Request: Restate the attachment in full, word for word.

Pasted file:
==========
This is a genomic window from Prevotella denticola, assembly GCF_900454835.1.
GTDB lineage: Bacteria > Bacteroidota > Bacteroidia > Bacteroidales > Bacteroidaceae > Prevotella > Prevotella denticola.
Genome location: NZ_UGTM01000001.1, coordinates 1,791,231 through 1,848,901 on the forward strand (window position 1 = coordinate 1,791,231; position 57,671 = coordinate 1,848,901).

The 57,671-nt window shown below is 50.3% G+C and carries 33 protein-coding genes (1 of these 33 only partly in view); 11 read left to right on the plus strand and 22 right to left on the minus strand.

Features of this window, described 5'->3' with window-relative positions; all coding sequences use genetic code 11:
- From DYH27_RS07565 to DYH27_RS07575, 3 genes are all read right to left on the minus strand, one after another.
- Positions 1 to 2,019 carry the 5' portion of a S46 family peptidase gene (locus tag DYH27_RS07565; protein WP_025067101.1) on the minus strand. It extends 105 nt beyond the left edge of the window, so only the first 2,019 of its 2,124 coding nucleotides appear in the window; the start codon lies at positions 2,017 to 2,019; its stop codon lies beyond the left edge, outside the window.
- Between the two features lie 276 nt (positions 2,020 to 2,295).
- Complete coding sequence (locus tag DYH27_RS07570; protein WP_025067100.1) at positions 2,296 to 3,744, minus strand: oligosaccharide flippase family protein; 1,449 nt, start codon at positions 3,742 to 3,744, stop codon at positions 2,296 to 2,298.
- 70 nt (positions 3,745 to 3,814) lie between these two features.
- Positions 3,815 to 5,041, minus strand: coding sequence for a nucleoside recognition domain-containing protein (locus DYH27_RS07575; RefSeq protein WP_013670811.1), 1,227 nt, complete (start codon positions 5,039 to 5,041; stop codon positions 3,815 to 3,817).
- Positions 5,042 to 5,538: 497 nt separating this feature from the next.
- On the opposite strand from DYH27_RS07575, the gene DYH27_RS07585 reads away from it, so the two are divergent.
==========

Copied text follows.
This is a genomic window from Prevotella denticola, assembly GCF_900454835.1.
GTDB lineage: Bacteria > Bacteroidota > Bacteroidia > Bacteroidales > Bacteroidaceae > Prevotella > Prevotella denticola.
Genome location: NZ_UGTM01000001.1, coordinates 1,791,231 through 1,848,901 on the forward strand (window position 1 = coordinate 1,791,231; position 57,671 = coordinate 1,848,901).

The 57,671-nt window shown below is 50.3% G+C and carries 33 protein-coding genes (1 of these 33 only partly in view); 11 read left to right on the plus strand and 22 right to left on the minus strand.

Features of this window, described 5'->3' with window-relative positions; all coding sequences use genetic code 11:
- From DYH27_RS07565 to DYH27_RS07575, 3 genes are all read right to left on the minus strand, one after another.
- Positions 1 to 2,019 carry the 5' portion of a S46 family peptidase gene (locus tag DYH27_RS07565; protein WP_025067101.1) on the minus strand. It extends 105 nt beyond the left edge of the window, so only the first 2,019 of its 2,124 coding nucleotides appear in the window; the start codon lies at positions 2,017 to 2,019; its stop codon lies beyond the left edge, outside the window.
- Between the two features lie 276 nt (positions 2,020 to 2,295).
- Complete coding sequence (locus tag DYH27_RS07570; protein WP_025067100.1) at positions 2,296 to 3,744, minus strand: oligosaccharide flippase family protein; 1,449 nt, start codon at positions 3,742 to 3,744, stop codon at positions 2,296 to 2,298.
- 70 nt (positions 3,745 to 3,814) lie between these two features.
- Positions 3,815 to 5,041, minus strand: coding sequence for a nucleoside recognition domain-containing protein (locus DYH27_RS07575; RefSeq protein WP_013670811.1), 1,227 nt, complete (start codon positions 5,039 to 5,041; stop codon positions 3,815 to 3,817).
- Positions 5,042 to 5,538: 497 nt separating this feature from the next.
- On the opposite strand from DYH27_RS07575, the gene DYH27_RS07585 reads away from it, so the two are divergent.